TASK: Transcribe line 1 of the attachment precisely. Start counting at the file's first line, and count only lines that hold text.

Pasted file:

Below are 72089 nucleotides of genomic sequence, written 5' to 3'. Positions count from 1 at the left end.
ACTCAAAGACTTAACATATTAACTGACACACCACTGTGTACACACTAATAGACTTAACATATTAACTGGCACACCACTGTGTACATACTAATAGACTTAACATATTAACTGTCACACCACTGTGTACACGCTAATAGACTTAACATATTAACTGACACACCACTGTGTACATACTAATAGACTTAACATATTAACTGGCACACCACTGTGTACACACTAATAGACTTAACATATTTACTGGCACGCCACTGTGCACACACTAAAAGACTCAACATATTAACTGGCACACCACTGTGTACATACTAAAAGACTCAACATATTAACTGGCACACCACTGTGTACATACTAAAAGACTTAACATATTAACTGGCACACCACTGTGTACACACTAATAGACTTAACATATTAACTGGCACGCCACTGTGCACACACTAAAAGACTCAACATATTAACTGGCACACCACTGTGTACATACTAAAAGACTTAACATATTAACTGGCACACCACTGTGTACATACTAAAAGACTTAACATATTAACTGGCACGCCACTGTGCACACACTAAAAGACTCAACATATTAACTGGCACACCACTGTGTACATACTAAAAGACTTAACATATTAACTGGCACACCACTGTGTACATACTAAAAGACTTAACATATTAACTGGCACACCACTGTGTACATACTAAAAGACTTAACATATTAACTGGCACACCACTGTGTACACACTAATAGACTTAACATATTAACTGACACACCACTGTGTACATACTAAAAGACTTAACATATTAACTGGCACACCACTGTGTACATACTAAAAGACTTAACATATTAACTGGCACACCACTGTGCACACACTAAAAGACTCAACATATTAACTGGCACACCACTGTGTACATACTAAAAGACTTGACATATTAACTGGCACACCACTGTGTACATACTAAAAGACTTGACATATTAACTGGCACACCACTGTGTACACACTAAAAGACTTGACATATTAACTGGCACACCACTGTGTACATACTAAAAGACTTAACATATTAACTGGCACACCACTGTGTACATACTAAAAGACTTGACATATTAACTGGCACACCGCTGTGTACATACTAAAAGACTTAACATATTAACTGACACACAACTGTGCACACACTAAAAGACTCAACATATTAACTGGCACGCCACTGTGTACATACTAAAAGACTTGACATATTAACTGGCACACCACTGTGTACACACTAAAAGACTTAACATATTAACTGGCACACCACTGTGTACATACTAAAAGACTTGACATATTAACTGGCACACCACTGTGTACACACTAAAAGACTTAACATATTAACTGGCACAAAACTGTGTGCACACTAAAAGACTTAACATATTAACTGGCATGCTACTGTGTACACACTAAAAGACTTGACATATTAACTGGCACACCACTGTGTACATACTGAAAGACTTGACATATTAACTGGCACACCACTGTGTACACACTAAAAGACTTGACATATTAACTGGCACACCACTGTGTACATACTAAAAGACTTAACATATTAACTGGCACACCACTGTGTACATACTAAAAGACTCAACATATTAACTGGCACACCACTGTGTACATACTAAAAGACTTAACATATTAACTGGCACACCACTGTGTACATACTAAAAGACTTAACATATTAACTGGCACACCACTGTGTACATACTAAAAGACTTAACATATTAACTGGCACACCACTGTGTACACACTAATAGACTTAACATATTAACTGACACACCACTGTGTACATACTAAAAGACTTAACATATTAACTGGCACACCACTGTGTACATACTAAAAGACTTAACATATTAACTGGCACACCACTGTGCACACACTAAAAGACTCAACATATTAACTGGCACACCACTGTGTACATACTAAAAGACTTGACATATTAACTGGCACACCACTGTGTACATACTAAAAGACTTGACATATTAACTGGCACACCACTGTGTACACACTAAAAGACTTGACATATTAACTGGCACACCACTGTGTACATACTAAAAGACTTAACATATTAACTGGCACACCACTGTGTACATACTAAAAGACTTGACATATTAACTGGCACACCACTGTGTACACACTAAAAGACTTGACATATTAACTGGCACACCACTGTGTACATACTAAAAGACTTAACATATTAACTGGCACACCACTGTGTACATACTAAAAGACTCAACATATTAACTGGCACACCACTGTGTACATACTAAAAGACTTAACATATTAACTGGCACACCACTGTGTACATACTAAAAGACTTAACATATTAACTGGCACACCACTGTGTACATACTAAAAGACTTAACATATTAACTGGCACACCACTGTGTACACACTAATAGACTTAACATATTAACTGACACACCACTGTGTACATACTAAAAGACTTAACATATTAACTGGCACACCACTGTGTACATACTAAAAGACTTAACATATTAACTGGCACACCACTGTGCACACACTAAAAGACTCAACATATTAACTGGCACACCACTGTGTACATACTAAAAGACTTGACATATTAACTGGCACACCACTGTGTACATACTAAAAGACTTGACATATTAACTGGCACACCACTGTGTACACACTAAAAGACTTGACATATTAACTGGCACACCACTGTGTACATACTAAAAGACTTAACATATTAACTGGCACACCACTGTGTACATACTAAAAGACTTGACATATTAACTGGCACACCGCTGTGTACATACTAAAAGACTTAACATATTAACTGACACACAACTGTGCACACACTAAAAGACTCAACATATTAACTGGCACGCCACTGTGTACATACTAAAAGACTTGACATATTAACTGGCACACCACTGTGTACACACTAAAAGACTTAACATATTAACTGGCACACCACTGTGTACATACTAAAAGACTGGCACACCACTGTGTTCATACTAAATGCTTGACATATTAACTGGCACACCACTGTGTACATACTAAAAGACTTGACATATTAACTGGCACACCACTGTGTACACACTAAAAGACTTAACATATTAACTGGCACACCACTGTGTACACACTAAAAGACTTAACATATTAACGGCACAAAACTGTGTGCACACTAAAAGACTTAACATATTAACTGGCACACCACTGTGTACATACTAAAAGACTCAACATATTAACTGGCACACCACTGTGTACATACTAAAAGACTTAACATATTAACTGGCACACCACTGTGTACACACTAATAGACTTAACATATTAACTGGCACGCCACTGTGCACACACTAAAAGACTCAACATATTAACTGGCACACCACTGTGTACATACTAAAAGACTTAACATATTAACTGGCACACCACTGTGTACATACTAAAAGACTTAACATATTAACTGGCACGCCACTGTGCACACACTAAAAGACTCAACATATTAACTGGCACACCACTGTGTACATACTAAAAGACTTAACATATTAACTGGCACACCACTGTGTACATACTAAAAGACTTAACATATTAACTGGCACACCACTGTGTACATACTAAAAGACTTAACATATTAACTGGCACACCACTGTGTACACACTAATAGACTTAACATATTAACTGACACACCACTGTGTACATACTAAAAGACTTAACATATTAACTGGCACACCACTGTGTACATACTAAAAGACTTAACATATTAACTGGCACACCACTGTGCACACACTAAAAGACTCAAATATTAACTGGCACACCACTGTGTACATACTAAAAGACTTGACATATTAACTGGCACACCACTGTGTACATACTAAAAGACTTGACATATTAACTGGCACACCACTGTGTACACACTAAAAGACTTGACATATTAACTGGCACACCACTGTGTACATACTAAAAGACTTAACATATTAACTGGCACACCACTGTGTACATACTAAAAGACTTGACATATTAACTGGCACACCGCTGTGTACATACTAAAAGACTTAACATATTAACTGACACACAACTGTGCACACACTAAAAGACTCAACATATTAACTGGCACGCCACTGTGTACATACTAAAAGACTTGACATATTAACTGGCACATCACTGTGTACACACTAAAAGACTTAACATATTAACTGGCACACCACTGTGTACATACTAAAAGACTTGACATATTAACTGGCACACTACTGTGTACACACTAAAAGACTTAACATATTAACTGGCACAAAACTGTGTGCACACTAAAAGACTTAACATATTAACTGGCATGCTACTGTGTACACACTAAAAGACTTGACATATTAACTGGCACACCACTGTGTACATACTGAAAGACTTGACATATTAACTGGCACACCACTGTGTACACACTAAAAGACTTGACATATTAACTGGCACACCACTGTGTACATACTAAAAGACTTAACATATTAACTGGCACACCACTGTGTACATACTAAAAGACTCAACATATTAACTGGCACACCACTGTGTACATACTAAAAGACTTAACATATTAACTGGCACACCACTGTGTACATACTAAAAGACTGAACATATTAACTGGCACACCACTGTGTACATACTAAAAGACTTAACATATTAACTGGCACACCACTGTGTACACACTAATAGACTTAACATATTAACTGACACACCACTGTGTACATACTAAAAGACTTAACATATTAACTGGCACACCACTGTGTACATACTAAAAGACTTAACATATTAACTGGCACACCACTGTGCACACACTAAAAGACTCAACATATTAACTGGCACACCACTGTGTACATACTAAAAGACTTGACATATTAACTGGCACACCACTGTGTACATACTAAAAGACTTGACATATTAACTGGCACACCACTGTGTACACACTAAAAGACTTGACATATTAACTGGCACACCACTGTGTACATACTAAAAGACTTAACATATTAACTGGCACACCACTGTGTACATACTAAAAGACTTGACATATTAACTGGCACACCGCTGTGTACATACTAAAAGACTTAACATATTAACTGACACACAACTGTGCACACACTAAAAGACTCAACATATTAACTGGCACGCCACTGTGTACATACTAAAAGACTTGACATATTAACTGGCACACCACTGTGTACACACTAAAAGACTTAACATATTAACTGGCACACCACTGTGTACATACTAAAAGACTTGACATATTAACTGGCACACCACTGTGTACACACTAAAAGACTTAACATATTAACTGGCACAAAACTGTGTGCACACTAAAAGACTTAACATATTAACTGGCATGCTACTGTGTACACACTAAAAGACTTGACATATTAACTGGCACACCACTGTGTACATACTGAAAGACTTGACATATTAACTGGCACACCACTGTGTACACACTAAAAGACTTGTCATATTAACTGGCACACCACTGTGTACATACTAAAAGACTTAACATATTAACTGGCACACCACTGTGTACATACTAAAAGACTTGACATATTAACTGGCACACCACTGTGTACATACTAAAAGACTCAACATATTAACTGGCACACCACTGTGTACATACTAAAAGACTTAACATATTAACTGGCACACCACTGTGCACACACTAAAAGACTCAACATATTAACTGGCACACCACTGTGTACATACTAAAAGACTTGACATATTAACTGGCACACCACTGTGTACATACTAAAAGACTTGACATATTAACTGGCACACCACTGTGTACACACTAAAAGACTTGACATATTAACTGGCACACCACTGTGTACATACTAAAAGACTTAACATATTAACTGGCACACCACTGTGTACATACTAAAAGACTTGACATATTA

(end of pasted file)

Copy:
Below are 72089 nucleotides of genomic sequence, written 5' to 3'. Positions count from 1 at the left end.